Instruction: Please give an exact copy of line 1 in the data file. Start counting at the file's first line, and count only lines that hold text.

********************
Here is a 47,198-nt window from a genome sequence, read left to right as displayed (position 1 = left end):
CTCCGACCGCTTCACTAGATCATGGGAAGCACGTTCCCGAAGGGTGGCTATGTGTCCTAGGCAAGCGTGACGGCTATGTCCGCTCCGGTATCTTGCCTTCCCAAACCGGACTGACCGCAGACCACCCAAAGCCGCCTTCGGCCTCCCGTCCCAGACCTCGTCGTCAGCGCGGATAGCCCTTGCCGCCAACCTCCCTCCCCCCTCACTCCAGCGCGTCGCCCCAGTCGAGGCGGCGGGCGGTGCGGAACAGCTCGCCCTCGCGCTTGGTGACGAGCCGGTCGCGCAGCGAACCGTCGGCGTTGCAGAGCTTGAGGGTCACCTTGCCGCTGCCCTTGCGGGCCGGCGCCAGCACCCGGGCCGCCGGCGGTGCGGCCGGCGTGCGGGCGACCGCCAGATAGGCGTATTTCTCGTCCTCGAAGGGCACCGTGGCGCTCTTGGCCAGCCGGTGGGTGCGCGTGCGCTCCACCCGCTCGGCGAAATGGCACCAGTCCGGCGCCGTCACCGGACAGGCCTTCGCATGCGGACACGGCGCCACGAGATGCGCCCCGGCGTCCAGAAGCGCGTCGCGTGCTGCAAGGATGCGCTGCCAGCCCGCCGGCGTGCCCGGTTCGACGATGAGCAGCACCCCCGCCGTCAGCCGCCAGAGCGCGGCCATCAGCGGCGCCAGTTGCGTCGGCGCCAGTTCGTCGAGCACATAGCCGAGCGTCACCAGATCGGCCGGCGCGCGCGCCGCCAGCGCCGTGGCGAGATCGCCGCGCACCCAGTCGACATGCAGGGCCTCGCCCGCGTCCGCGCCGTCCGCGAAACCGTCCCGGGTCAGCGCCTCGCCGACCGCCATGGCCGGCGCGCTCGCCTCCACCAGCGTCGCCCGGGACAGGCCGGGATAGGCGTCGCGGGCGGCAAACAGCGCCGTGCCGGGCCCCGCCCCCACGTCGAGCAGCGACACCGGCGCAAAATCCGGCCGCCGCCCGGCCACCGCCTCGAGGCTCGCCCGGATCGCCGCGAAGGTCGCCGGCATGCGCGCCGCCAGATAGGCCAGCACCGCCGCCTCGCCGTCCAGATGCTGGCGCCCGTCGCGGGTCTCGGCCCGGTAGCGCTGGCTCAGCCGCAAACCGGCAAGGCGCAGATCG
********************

Here is a 47,198-nt window from a genome sequence, read left to right as displayed (position 1 = left end):